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Robots in the workplace

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Robots in the workplace
For a long time we have been gathering news about robots and professions.By robots, we mean virtually any automated process that replaces humans with machines. Except that a few examples :

A ghost wanders the world : robots There is a vague fear that the steady development of computing power and software will Automate many new jobs Almost everyone could end up at risk. Can a robot write this column? It seems to be quite plausible.
Oddly enough, the loudest warning comes from two digital champions, Eric Brynjolfsson and Andrew McAfee, scientists at the Massachusetts Institute of Technology and authors of the book "The Second Machine Age". Digitization, they argue, creates services (Google, Facebook) and expands choice for consumers. But there is also a dark side. "Progress will leave behind some people, perhaps even many people"" they write.
It’s easy to see why. Competing with a robot can be futile. Consider a $25, 000 robot. Unlike the $25, 000 cost per employee, the robot is bought once; it can work 24 hours a day and does not need health insurance.
What is incomprehensible would be the difference from the past, when new technology created more jobs than it destroyed. The fear of technological unemployment was not born yesterday. In the early 1800s, English workers were destroying machine tools to keep these efficient machines from taking their jobs. One of the leaders of this movement was Ned Ludd. Hence the term "luddite" one who resists new technology.
In 1964, anxiety about technology led President Lyndon Johnson to create the National Commission on Automation. In 1966, the unemployment rate dropped to 3.8 percent. "Technological upheavals had been occurring for decades, and…the U.S. economy had adapted to them, "" writes economist Timothy Taylor.
One reason is that new technology tends to be associated with lower prices, higher quality, or both. This creates a huge demand.
Take the airlines, for example. After World War II, railroads still dominated intercity travel. But "greater speed and increased scale, especially after the advent of jet aircraft in the late 1950s, made trains uncompetitive. Adjusted for inflation, airfares fell. While railroad companies collapsed, airline passengers per year rose from 19 million in 1950 to 737 million in 2012. The industry employed 589, 000 full- and part-time workers in 2014.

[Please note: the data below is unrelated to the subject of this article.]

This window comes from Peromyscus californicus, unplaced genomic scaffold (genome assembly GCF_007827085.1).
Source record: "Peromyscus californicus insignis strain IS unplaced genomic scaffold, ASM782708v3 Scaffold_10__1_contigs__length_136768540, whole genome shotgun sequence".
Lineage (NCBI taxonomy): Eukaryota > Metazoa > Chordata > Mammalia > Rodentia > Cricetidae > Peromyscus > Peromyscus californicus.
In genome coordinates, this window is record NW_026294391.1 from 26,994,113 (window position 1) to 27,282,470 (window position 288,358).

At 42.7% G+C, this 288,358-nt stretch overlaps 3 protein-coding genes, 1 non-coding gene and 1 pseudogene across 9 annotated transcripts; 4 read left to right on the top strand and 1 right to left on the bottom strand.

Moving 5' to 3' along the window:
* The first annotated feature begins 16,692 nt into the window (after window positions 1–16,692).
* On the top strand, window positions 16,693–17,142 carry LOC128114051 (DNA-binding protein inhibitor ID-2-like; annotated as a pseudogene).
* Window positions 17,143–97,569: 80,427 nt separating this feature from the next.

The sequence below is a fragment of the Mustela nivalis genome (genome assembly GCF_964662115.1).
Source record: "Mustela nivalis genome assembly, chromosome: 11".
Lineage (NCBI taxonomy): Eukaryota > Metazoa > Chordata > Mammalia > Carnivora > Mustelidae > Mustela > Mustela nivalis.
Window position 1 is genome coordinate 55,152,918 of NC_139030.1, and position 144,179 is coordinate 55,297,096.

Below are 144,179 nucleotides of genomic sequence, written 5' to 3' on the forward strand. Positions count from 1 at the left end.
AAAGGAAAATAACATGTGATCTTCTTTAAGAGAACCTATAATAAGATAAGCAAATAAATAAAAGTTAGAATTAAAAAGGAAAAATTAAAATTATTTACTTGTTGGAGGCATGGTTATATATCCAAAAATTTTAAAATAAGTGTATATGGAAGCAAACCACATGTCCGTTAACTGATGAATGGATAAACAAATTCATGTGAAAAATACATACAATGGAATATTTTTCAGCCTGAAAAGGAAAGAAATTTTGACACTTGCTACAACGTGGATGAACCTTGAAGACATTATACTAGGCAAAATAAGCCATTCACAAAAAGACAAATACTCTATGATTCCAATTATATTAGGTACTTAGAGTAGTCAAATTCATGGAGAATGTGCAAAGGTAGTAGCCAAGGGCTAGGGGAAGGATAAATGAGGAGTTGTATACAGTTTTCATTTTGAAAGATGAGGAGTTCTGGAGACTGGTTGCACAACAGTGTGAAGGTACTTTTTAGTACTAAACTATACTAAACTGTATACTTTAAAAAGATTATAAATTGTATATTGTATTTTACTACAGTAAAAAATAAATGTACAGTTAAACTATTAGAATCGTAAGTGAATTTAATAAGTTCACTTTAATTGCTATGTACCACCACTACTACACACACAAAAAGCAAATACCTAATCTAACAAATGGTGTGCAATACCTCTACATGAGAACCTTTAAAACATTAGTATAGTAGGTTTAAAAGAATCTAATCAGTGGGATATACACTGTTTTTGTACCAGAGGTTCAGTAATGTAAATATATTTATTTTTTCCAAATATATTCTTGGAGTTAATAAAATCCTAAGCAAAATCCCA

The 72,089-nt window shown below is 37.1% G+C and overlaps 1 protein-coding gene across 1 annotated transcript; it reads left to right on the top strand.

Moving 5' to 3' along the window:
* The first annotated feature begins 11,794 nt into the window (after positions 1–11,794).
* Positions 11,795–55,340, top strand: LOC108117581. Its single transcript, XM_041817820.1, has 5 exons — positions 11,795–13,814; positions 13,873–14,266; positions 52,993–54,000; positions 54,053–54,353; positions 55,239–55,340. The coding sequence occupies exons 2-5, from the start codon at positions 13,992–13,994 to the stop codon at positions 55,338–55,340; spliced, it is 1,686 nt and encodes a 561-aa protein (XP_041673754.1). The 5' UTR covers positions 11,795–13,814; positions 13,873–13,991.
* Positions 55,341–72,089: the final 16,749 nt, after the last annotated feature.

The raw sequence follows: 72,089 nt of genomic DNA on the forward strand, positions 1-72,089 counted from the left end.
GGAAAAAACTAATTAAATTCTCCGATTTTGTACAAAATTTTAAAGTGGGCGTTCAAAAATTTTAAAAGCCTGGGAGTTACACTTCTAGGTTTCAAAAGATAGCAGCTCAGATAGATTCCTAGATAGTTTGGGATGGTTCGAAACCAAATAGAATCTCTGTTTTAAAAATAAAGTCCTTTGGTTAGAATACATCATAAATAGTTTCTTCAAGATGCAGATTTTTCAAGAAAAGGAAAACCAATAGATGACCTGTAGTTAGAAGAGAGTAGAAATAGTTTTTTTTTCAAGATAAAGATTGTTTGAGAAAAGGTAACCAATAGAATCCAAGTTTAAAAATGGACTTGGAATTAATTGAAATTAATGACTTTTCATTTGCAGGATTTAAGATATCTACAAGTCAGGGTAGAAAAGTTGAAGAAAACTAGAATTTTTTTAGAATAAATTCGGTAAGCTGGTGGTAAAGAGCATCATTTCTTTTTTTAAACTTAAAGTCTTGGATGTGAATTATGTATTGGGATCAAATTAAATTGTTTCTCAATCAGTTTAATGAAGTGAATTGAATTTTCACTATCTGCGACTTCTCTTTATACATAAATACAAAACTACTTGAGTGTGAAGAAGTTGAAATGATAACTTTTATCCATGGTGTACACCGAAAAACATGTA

The same logic applies nowadays. Someone has to design programs, services, and coordinate robots and other digital processes. The creation of new jobs is inevitable.
Professions will also survive in sectors that seem to be largely immune to automation – "whether child care. , elderly , or minor repairs " as former U.S. Treasury Secretary Larry Summers recently put it. Human contact is desirable or even necessary in some places. It makes sense that ATMs should have eliminated bank clerk positions. In fact, the number of tellers (about 600, 000) is now slightly above 1990 levels, Taylor notes, citing a study by James Bessen of Boston University Law School.
The fear of job loss is real, but I suspect exaggerated, because jobs were lost for other reasons (the financial crisis and the Great Recession), which made them very sensitive to any threat to their livelihood. In this climate, the specter of hordes of robots taking jobs seems realistic. However, the creation of many jobs (11.5 million since 2010) is a real rebuttal.
What New jobs have always replaced old ones is a real phenomenon, but it does not protect all people. The waves of technological advances have always left losers–people whose factories have been relocated or closed; or whose skills have become obsolete; or whose firms have succumbed to new competition. Often the new jobs are not where the old ones were, nor are they suitable for the people who have lost their jobs.
This is the crux of the problem. The new skills that will be required because of robots must be satisfied by workers. The question is whether we can adapt. The past provides a reason for certainty, but not a firm guarantee.
As recent events have shown, not everything is as perfect yet with automation as it may seem. There’s been a lot of talk about The possibility of a robot killing a human being , and now it has become a reality. As we know, just recently, on June 29, a robot stopped controlling itself at a Volkswagen plant in Germany and fatally shot one of the workers in the chest. According to a press service of Volkswagen, the worker was inside the plant at the time of the accident. The robot pressed the man against a metal plate and then squeezed his chest. The worker died when he was already taken to the hospital.
As you can see, there are always two sides to the coin, but we have great faith in a positive and productive future for automation.

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